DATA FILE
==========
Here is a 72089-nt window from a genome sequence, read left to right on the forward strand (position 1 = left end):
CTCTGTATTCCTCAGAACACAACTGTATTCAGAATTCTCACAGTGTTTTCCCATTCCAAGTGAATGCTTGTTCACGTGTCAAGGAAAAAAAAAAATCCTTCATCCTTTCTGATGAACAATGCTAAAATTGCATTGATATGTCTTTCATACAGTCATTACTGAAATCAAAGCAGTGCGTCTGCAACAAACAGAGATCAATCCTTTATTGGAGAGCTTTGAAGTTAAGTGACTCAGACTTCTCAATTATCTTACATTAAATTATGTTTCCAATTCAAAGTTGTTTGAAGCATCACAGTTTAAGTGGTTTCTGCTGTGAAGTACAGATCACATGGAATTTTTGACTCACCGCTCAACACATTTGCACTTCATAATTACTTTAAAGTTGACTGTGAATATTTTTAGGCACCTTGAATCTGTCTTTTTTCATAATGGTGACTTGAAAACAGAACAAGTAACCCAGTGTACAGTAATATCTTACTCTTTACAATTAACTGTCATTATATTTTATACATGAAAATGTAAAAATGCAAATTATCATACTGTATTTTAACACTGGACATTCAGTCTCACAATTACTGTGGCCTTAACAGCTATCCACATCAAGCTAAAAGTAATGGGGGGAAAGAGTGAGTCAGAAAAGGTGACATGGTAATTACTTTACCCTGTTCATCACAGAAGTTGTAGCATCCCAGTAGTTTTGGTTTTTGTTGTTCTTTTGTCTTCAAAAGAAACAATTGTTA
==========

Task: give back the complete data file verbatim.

Here is a 72089-nt window from a genome sequence, read left to right on the forward strand (position 1 = left end):
CTCTGTATTCCTCAGAACACAACTGTATTCAGAATTCTCACAGTGTTTTCCCATTCCAAGTGAATGCTTGTTCACGTGTCAAGGAAAAAAAAAAATCCTTCATCCTTTCTGATGAACAATGCTAAAATTGCATTGATATGTCTTTCATACAGTCATTACTGAAATCAAAGCAGTGCGTCTGCAACAAACAGAGATCAATCCTTTATTGGAGAGCTTTGAAGTTAAGTGACTCAGACTTCTCAATTATCTTACATTAAATTATGTTTCCAATTCAAAGTTGTTTGAAGCATCACAGTTTAAGTGGTTTCTGCTGTGAAGTACAGATCACATGGAATTTTTGACTCACCGCTCAACACATTTGCACTTCATAATTACTTTAAAGTTGACTGTGAATATTTTTAGGCACCTTGAATCTGTCTTTTTTCATAATGGTGACTTGAAAACAGAACAAGTAACCCAGTGTACAGTAATATCTTACTCTTTACAATTAACTGTCATTATATTTTATACATGAAAATGTAAAAATGCAAATTATCATACTGTATTTTAACACTGGACATTCAGTCTCACAATTACTGTGGCCTTAACAGCTATCCACATCAAGCTAAAAGTAATGGGGGGAAAGAGTGAGTCAGAAAAGGTGACATGGTAATTACTTTACCCTGTTCATCACAGAAGTTGTAGCATCCCAGTAGTTTTGGTTTTTGTTGTTCTTTTGTCTTCAAAAGAAACAATTGTTA